Before R&W Insurance emerged, the prevailing belief of Buyers was that large escrow accounts provided both security and a more “honest” Seller. As R&W began replacing escrows, Buyers and their advisors argued that having cash on hand was safer than hoping an insurance company would pay claims.
After a successful period where R&W policies have incurred and promptly paid claims, confidence in R&W has only increased, while escrow amounts have decreased. So much so, that according to SRS Acquiom, the average escrow amount has fallen from 10% of transaction value on uninsured deals to 1% of transaction value on insured deals.
There are certain Buyer-friendly “catch-all” reps out there, officially known as 10b-5 representations, or full-disclosure representations. Among all the other specific representations in a Purchase and Sale Agreement, this catch-all states that the Seller doesn’t know of any potential breaches or other issues. Therefore, any future unexpected event could potentially trigger these reps, greatly exposing Sellers.
These open-ended reps can’t be underwritten, so they are routinely excluded by R&W policies.
In response to the insurers’ position, Buyers and Sellers have agreed to remove these 10b-5 reps entirely so the corresponding exclusion is eliminated. SRS Acquiom reports that some 90% of deals with R&W no longer contain 10b-5 reps as compared with 62% in uninsured deals.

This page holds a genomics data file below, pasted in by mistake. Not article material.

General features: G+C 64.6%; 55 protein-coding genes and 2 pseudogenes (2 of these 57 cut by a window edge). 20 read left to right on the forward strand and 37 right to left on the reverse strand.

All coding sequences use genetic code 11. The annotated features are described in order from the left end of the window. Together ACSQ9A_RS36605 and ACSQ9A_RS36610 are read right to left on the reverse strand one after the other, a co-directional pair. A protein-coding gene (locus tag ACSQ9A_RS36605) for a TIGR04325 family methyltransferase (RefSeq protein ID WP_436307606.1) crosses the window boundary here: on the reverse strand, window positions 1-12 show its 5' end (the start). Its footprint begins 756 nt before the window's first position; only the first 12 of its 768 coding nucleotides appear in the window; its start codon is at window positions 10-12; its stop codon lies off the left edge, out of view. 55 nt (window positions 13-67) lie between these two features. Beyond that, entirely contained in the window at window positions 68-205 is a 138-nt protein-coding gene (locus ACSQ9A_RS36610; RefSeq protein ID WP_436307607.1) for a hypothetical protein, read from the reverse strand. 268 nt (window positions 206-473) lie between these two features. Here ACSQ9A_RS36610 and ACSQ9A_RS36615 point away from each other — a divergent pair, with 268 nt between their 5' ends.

In a recent report on M&A trends from SRS Acquiom, the company noted that they are seeing more non-reliance provisions, which are very Seller-favorable, in Purchase and Sale Agreements.
With this provision, the Seller is telling the Buyer that the Buyer cannot rely on information provided by the Seller, like a tax report or financial statements. The Buyer must perform their own diligence and use those findings to make any determinations.
This protects the Seller if the Buyer claims that they were provided inaccurate financial statements or similar diligence reports. This shifts risk in the direction of the Buyer. But if R&W insurance is in place, the Buyer is not worried because the coverage would cover and pay the claim for any breach.
In the event of loss, there are deductibles due before a claim is paid. In the past, there was a tipping basket. For example, if there was a deductible of $500,000, the Buyer had to eat the first $250,000. However, the minute it goes over $500,000, the Seller is responsible for the entire deductible.
With R&W coverage in place, the two sides are now agreeing to split the deductible 50/50, simplifying the deductible issue.
On a side note, it’s amazing how many claims of breaches are reported at least one year post-closing. Most policies have a deductible dropdown. If after one year there have been no claims, the deductible goes from 1% of transaction value to ½%.
It’s clear that Representations and Warranty insurance is taking the M&A world by storm. I see it becoming standard in the next few years. You can get ahead of the curve by learning about this specialized type of insurance and how it could change the terms of your next M&A deal – whether Buyer or Seller. Just contact me, Patrick Stroth, at firstname.lastname@example.org for all the details.